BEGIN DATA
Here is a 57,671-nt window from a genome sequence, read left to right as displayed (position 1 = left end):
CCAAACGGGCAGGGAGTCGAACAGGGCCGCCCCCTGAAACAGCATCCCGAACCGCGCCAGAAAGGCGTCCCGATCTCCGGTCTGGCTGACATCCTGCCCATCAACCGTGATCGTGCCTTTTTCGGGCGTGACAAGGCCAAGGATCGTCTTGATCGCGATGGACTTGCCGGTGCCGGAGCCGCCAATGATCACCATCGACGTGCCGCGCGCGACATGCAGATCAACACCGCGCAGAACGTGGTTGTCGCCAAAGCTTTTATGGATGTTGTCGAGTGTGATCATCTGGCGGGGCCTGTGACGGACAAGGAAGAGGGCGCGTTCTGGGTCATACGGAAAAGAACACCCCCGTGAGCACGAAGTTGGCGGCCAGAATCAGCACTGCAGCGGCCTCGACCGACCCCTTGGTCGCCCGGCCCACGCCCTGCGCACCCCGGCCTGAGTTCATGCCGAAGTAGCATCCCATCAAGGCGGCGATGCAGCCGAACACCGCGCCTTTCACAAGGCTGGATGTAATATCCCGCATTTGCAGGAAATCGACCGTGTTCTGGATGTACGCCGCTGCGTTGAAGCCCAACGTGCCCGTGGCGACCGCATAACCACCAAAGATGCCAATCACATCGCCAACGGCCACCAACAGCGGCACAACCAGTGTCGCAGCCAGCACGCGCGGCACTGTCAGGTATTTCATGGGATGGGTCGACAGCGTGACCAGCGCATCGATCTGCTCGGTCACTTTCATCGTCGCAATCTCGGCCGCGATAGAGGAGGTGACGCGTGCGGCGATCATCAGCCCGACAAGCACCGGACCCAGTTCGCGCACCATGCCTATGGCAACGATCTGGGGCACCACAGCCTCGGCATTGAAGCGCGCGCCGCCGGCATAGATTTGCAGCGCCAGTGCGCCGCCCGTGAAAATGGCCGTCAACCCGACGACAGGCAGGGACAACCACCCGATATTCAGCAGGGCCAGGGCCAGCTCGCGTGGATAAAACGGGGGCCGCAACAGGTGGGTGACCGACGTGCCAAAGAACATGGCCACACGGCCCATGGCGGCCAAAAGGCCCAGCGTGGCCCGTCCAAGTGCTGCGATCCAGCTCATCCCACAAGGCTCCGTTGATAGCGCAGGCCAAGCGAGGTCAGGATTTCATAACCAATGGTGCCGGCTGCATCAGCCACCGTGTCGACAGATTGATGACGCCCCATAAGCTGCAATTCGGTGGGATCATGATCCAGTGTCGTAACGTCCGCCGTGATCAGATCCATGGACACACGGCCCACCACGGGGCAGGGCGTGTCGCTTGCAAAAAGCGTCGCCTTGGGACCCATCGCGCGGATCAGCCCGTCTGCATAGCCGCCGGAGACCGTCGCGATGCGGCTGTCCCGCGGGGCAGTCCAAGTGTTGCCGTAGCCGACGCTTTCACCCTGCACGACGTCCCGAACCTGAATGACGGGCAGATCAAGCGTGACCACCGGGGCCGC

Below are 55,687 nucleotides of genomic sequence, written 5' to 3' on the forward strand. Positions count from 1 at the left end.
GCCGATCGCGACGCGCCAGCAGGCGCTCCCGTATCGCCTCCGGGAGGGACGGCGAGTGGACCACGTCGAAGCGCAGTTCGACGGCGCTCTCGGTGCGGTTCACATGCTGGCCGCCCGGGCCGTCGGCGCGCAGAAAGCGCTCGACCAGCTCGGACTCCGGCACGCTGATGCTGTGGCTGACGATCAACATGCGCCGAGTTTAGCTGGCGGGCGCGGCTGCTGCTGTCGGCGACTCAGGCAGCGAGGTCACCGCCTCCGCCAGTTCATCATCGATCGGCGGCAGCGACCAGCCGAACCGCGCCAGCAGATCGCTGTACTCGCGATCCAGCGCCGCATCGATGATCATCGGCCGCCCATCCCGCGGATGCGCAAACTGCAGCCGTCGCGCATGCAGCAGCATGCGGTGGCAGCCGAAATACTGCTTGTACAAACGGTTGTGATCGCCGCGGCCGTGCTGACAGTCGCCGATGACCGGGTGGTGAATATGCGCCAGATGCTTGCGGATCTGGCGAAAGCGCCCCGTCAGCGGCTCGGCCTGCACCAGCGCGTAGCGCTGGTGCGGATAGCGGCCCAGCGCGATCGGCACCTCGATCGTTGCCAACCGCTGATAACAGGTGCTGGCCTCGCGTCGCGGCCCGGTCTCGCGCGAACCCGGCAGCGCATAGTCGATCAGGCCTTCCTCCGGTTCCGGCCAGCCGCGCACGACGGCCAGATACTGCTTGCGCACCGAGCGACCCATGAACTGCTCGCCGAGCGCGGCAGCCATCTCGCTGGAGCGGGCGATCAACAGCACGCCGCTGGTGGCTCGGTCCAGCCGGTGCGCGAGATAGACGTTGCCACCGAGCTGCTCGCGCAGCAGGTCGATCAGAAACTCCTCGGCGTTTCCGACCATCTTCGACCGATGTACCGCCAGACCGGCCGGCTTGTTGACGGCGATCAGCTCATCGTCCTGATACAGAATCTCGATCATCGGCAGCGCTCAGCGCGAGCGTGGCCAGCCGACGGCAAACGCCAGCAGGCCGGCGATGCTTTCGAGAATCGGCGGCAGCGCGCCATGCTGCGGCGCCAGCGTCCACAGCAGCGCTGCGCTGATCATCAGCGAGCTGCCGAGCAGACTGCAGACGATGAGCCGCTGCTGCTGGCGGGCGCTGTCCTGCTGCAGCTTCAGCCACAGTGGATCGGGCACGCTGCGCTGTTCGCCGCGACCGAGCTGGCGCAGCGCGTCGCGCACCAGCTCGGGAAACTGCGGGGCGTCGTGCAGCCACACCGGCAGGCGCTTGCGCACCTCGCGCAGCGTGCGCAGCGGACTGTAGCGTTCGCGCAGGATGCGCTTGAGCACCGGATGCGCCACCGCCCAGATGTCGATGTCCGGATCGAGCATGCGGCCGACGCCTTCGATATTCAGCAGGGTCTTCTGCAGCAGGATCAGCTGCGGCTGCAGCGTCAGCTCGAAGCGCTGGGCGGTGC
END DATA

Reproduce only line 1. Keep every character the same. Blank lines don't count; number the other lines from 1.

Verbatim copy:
Here is a 57,671-nt window from a genome sequence, read left to right as displayed (position 1 = left end):